"If you cannot trust a regime with a bone-saw, you should not trust them with nuclear weapons," one lawmaker responded. Many in Congress fear Riyadh could use American technology to develop a nuclear bomb.
The Donald Trump administration has granted permission to unspecified US companies to sell nuclear technology to Saudi Arabia and provide technical assistance, US Energy Secretary Rick Perry told the Senate Armed Services Committee on Thursday.
The companies have asked the administration to keep the approvals secret.
The oil-rich kingdom is set to build at least two nuclear power plants, with several countries, including the US, South Korea, and Russia, all vying for the project. However, Crown Prince Mohammed bin Salman has also stated that his country would also seek to develop nuclear weapons if its Iranian rivals obtained it.
US racing Russia, China
Speaking to US lawmakers on Thursday, Perry said US was committed to keeping Saudis from reprocessing spent nuclear fuel for military purposes.
"What I'm really concerned about … is that if the United States is not the partner with Saudi Arabia" Perry said, "they will go to Russia and China for their civil nuclear technology."
"I can assure you that those two countries don't give a tinker's damn about nonproliferation," he added.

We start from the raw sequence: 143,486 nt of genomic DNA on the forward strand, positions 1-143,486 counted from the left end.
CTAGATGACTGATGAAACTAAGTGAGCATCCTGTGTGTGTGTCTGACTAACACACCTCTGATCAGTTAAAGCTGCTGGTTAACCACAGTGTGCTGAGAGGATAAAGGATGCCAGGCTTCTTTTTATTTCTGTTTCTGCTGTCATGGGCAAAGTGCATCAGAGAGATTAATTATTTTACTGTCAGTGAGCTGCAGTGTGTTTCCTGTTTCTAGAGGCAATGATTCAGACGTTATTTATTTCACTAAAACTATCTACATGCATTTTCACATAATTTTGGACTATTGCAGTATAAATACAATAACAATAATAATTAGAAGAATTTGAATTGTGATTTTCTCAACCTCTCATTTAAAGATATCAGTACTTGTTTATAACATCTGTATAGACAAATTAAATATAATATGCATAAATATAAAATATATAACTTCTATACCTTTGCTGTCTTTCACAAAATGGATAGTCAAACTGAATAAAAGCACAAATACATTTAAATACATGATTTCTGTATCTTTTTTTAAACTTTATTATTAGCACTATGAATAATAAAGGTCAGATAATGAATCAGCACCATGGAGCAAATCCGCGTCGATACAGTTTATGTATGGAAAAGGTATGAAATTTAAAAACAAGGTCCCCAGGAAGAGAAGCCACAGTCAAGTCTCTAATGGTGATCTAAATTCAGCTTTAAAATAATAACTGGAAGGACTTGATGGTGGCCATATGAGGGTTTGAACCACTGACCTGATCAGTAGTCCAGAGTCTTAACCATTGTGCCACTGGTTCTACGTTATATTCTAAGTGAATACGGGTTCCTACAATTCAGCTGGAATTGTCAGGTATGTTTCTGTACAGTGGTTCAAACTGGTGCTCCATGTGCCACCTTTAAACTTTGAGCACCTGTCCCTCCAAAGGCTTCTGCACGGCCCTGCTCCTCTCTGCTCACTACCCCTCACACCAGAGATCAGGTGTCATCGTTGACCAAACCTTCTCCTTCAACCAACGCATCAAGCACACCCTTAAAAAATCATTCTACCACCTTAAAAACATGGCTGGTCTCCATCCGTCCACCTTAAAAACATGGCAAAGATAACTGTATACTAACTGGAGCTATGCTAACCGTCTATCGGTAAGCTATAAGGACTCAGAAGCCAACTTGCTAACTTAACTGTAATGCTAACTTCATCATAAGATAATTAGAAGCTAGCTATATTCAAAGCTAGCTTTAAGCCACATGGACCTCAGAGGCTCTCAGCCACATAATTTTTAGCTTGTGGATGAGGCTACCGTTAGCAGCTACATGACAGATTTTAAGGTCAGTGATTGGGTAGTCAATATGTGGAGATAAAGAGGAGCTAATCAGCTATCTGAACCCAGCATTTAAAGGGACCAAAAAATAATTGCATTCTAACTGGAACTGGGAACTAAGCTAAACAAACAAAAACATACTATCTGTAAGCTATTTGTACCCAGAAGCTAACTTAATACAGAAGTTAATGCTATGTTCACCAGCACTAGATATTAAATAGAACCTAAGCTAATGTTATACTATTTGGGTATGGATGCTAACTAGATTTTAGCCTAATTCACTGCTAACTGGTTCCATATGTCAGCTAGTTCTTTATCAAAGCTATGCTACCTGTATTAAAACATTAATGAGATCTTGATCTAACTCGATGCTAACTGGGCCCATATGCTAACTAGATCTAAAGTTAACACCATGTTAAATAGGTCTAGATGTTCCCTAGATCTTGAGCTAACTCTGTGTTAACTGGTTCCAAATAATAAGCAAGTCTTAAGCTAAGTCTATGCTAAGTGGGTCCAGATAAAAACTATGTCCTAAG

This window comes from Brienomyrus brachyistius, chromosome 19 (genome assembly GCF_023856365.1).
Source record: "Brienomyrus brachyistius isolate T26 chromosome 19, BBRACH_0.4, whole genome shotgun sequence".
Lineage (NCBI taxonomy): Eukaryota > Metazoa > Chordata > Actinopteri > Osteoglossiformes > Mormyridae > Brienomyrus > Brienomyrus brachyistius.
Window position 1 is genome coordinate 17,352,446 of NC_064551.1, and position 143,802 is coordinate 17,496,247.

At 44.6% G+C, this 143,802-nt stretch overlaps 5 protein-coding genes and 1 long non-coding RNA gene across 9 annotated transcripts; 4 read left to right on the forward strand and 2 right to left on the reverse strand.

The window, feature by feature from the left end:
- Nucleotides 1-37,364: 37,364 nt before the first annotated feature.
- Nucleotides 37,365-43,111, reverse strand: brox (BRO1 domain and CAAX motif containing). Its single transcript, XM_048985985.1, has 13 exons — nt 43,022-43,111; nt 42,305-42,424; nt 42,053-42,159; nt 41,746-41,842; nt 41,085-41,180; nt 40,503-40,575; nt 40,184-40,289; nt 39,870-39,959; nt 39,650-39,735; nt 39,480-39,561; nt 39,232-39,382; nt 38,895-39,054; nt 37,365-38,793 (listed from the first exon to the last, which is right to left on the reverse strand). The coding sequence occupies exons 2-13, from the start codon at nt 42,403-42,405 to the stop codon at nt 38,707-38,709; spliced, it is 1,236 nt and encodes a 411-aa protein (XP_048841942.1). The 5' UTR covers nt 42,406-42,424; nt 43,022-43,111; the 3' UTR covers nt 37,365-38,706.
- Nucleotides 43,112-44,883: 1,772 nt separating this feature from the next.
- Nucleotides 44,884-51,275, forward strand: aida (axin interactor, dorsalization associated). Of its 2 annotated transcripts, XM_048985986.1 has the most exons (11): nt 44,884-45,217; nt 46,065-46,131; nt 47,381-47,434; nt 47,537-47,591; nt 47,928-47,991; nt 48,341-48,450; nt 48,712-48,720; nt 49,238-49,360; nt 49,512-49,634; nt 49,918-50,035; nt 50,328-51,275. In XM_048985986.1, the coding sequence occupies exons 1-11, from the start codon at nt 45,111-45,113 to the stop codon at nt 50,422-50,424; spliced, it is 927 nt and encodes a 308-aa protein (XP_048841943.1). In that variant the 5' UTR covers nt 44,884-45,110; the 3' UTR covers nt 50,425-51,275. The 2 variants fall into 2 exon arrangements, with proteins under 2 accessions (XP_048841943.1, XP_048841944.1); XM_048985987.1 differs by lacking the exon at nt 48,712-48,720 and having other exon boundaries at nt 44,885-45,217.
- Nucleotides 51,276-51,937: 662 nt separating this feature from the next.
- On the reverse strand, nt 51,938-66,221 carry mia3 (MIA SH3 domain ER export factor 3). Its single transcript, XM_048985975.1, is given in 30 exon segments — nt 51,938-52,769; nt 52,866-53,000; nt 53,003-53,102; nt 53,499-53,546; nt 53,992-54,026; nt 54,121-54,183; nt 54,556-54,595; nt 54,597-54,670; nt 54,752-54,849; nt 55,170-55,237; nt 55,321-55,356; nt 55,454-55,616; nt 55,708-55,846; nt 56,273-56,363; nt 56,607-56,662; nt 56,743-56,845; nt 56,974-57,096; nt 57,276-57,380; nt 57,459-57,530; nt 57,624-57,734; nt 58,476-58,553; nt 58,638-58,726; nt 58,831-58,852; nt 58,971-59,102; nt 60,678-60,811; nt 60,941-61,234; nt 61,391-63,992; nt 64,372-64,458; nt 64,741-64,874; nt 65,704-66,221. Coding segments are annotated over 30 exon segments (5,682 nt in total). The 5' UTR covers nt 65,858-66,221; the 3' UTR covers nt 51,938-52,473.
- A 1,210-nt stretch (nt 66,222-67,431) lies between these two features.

Shadow of Khashoggi
While the details on the arrangement are scarce, Democratic Party lawmakers sounded the alarm over selling of civilian nuclear technology to Riyadh. US companies are banned from legally transferring nuclear material to countries such as Saudi Arabia, which have not adopted the US-designed Section 123 regulations to ensure its peaceful use.
The news of the approvals comes only months since Saudi operatives brutally killed and dismembered US-based reporter Jamal Khashoggi in October 2018. The regime critic disappeared after entering a Saudi consulate in Istanbul. Saudi Arabia initially denied any knowledge of Khashoggi's fate before describing the murder as a rogue operation. The Washington Post later cited a CIA probe which concluded the killing was most likely ordered by Prince Mohammed bin Salman. Saudi officials have denied the claims.
US-Saudi talks face probe
On Thursday, Democratic representative Brad Sherman accused the Trump administration of trying to "end-run around the law."
"If you cannot trust a regime with a bone-saw, you should not trust them with nuclear weapons," the California lawmaker said.
Separately, the Government Accountability Office (GAO) said it would probe the US talks on a nuclear deal with Riyadh. GAO, which serves as the investigative arm of Congress, said it was acting upon a request filed by Republican Senator Marco Rubio and Democratic Senator Bob Mendez.
dj/aw (AP, AFP, Reuters)